an ongoing persecution of the wealthy at the hands of the poor and
working class and their populist leaders.

FAIR's study examined every use of the terms "class war," "class warfare" and "class warrior" by the New York Times, Washington Times, Fox News and CNN
over a nine-month period (9/1/08-5/31/09). In 71 percent of the
instances where the term was used, there was a clear indication as to
what types of actions "class war" was meant to describe. In the
remaining 29 percent, the phrase was used more ambiguously, with no
reference to specific instances or policies.

When there was a clear direction implied, the study shows a striking
bias in the use of the "class warfare" label: In all outlets combined,
the phrase was almost 18 times more likely to describe bottom-up
action--rhetoric or policy decisions perceived as benefiting the poor or
lower classes--than it was to describe top-down action (90 percent vs. 5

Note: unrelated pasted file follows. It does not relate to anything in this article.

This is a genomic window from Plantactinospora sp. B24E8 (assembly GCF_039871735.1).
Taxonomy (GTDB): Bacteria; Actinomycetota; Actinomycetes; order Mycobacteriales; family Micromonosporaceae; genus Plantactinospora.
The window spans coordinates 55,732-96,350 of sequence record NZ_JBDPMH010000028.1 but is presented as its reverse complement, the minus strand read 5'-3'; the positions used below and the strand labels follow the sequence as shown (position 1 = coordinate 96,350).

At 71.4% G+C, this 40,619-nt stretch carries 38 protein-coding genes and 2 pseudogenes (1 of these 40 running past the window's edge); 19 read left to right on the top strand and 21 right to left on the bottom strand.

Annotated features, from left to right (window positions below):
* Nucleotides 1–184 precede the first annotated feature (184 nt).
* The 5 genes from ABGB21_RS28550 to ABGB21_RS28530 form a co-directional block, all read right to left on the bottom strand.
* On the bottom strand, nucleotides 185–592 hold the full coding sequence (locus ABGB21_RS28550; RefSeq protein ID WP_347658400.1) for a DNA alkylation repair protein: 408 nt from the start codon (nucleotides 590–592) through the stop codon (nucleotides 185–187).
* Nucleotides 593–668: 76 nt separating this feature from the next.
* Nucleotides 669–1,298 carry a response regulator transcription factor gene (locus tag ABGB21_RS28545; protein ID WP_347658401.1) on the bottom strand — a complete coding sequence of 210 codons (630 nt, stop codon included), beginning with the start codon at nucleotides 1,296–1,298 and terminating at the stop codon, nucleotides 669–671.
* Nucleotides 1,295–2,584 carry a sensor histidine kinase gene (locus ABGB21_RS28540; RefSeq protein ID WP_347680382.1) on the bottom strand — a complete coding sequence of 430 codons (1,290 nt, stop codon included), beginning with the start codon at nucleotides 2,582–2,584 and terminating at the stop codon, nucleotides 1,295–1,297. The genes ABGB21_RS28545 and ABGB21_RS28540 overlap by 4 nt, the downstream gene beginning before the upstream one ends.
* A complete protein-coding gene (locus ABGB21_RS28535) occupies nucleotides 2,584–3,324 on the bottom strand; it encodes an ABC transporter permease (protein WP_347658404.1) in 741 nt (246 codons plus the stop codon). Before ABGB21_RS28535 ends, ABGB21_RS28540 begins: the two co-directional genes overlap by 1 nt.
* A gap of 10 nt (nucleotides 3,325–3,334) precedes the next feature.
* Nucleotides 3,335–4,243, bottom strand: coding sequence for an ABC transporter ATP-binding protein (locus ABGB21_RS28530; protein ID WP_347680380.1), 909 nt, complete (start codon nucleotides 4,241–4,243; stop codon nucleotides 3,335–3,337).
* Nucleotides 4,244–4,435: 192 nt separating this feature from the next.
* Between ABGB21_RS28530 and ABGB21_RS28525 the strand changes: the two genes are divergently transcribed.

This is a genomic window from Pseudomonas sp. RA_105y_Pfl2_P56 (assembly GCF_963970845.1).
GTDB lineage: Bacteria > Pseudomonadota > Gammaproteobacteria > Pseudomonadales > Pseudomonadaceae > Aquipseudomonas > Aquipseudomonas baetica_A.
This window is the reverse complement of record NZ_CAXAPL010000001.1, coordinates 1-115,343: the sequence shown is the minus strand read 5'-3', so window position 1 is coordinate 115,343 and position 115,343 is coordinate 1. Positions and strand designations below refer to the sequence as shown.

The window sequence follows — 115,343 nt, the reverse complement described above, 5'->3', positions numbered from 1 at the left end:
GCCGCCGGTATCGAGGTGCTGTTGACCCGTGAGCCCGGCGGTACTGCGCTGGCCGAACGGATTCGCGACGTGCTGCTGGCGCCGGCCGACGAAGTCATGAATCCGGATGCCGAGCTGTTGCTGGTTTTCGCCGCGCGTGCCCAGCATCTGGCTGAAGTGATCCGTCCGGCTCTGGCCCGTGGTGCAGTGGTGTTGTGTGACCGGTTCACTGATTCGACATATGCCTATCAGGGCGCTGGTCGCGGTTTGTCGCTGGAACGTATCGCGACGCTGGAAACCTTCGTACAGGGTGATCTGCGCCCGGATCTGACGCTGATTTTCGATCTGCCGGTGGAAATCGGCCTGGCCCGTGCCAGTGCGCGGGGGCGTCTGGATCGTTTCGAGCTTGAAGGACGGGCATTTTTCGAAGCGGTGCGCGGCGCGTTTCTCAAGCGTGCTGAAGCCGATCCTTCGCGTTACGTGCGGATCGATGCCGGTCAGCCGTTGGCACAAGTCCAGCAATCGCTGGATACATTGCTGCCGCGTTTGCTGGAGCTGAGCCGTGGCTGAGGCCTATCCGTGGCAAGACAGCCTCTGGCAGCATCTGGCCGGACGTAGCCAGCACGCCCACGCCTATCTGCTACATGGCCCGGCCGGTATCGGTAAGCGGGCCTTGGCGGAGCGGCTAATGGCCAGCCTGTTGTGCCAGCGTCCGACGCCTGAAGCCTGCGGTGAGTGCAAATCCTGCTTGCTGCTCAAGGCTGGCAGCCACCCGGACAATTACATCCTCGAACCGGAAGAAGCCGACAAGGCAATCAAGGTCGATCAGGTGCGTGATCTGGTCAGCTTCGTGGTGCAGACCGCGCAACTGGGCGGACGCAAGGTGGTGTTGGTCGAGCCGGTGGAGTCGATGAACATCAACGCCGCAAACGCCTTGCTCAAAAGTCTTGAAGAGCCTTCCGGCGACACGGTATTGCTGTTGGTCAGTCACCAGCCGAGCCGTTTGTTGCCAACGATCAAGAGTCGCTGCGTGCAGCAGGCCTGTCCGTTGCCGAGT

percent of occurrences).

One might expect any conflict termed a "war" to be covered as a two-way
street, but the outlets only did so in 5 percent of the cases where the
term was employed. Going by media coverage, it is not so much a class
war as it is a class massacre, with a revolutionary rabble siphoning
wealth downward (never mind how the wealth got up there in the first

The bias held across the outlets, but fell into two distinct groups: significantly unbalanced and completely unbalanced. At the New York Times, descriptions of "class warfare" as bottom-up outnumbered top-down descriptions 6-to-1, while at CNN the imbalance was 8-to-1.

The right-wing outlets in our sample, Fox and the Washington Times, never presented "class warfare" as anything other than action taken on behalf of the poor or against the wealthy. Fox was far more vehement in its lopsidedness, however, managing to present this version 40 times, while the Washington Times employed it in 14 articles.

Fox's unbalanced numbers were
dramatically bolstered by commentators Bill O'Reilly and Sean Hannity,
whose heavily promoted shows were by far the frontrunners regarding
quantity of "class warfare" rhetoric. Together, the two shows accounted
for half of Fox's total bottom-up references.

All outlets surveyed were most likely to feature accusations of